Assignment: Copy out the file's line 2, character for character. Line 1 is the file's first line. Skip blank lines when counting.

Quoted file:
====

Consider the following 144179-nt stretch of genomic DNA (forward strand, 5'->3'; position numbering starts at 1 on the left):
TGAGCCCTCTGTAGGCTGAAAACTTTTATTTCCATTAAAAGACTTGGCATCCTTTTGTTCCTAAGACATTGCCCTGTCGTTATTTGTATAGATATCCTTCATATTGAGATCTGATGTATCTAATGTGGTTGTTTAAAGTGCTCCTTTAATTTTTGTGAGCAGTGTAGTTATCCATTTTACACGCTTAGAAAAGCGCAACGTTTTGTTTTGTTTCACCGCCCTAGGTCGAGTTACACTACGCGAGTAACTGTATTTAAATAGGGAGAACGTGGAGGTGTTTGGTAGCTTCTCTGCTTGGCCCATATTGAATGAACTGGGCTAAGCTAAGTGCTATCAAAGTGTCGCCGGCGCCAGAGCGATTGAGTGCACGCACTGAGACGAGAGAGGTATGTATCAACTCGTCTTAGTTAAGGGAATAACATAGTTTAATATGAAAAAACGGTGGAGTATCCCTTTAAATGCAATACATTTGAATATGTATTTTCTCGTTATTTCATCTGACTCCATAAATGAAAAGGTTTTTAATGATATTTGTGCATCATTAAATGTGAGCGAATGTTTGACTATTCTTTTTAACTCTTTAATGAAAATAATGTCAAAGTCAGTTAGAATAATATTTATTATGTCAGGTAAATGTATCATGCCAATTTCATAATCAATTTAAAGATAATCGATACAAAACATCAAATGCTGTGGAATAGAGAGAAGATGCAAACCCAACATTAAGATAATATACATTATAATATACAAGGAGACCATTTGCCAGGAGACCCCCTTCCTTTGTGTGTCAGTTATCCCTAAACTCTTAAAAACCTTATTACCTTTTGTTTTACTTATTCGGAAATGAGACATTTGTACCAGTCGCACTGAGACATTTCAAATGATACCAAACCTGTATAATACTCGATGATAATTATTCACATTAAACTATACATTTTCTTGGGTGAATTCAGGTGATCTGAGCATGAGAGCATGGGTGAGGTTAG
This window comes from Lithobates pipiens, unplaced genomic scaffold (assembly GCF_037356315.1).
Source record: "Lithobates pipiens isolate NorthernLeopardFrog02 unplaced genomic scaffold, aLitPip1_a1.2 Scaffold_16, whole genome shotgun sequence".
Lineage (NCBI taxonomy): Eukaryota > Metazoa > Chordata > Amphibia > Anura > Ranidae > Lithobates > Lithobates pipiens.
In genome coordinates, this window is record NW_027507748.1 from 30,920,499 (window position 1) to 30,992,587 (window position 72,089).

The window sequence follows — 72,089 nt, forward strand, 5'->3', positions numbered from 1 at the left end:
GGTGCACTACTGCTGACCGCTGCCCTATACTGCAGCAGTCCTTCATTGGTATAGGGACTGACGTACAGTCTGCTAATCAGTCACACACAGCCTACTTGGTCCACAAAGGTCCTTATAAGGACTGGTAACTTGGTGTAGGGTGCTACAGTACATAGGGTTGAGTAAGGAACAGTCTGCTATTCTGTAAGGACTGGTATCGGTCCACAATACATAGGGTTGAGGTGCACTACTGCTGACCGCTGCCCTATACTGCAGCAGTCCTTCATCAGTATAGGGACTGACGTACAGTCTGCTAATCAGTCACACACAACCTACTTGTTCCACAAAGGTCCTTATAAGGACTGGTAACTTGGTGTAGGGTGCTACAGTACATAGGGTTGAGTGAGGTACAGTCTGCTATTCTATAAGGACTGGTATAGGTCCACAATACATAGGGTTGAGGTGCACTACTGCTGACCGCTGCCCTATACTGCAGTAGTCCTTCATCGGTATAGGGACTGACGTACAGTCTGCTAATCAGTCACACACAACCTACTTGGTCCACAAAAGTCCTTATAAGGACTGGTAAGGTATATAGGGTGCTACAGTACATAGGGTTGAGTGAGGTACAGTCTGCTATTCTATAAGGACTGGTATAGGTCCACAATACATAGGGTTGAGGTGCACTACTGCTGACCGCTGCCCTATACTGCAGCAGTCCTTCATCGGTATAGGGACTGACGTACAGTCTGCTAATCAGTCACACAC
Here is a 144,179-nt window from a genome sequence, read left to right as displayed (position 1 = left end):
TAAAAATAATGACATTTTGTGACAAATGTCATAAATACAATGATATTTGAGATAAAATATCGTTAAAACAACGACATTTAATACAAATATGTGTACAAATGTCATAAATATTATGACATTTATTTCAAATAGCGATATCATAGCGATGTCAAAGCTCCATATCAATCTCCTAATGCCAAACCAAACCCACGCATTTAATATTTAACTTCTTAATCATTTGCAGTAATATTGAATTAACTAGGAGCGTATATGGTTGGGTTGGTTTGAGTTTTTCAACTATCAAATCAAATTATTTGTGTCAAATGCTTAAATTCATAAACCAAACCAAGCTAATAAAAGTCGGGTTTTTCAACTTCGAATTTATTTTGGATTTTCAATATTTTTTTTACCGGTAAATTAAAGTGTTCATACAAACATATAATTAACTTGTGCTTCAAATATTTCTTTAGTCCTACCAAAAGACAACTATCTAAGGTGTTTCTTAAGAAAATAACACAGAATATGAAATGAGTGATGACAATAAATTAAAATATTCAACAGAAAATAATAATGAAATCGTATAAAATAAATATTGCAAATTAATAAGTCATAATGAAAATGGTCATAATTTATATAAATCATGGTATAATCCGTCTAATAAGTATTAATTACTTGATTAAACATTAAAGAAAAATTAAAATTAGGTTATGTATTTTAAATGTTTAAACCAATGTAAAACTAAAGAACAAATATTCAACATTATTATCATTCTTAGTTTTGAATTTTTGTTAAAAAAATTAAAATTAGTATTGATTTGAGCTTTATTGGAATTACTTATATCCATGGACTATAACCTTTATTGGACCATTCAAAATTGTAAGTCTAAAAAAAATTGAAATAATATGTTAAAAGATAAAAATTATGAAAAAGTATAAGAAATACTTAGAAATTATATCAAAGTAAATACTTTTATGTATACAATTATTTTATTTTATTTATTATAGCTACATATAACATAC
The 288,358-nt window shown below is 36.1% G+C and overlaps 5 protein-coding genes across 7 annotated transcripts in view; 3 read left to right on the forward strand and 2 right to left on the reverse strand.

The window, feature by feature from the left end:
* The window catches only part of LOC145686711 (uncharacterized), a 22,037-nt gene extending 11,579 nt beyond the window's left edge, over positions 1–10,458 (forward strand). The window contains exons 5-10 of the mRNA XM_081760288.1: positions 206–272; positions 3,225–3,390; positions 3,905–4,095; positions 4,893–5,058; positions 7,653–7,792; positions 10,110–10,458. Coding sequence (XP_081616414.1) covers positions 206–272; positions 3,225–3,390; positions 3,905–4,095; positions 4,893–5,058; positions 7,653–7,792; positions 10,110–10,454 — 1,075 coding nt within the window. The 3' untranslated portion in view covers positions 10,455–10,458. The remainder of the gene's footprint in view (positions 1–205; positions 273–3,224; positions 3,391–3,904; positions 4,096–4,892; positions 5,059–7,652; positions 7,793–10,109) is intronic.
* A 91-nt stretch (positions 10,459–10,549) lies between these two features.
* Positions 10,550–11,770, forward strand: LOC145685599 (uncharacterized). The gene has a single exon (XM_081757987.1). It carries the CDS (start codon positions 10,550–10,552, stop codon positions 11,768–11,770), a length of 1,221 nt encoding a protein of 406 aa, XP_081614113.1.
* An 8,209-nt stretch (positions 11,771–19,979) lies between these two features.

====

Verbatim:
TGAGCCCTCTGTAGGCTGAAAACTTTTATTTCCATTAAAAGACTTGGCATCCTTTTGTTCCTAAGACATTGCCCTGTCGTTATTTGTATAGATATCCTTCATATTGAGATCTGATGTATCTAATGTGGTTGTTTAAAGTGCTCCTTTAATTTTTGTGAGCAGTGTAGTTATCCATTTTACACGCTTAGAAAAGCGCAACGTTTTGTTTTGTTTCACCGCCCTAGGTCGAGTTACACTACGCGAGTAACTGTATTTAAATAGGGAGAACGTGGAGGTGTTTGGTAGCTTCTCTGCTTGGCCCATATTGAATGAACTGGGCTAAGCTAAGTGCTATCAAAGTGTCGCCGGCGCCAGAGCGATTGAGTGCACGCACTGAGACGAGAGAGGTATGTATCAACTCGTCTTAGTTAAGGGAATAACATAGTTTAATATGAAAAAACGGTGGAGTATCCCTTTAAATGCAATACATTTGAATATGTATTTTCTCGTTATTTCATCTGACTCCATAAATGAAAAGGTTTTTAATGATATTTGTGCATCATTAAATGTGAGCGAATGTTTGACTATTCTTTTTAACTCTTTAATGAAAATAATGTCAAAGTCAGTTAGAATAATATTTATTATGTCAGGTAAATGTATCATGCCAATTTCATAATCAATTTAAAGATAATCGATACAAAACATCAAATGCTGTGGAATAGAGAGAAGATGCAAACCCAACATTAAGATAATATACATTATAATATACAAGGAGACCATTTGCCAGGAGACCCCCTTCCTTTGTGTGTCAGTTATCCCTAAACTCTTAAAAACCTTATTACCTTTTGTTTTACTTATTCGGAAATGAGACATTTGTACCAGTCGCACTGAGACATTTCAAATGATACCAAACCTGTATAATACTCGATGATAATTATTCACATTAAACTATACATTTTCTTGGGTGAATTCAGGTGATCTGAGCATGAGAGCATGGGTGAGGTTAG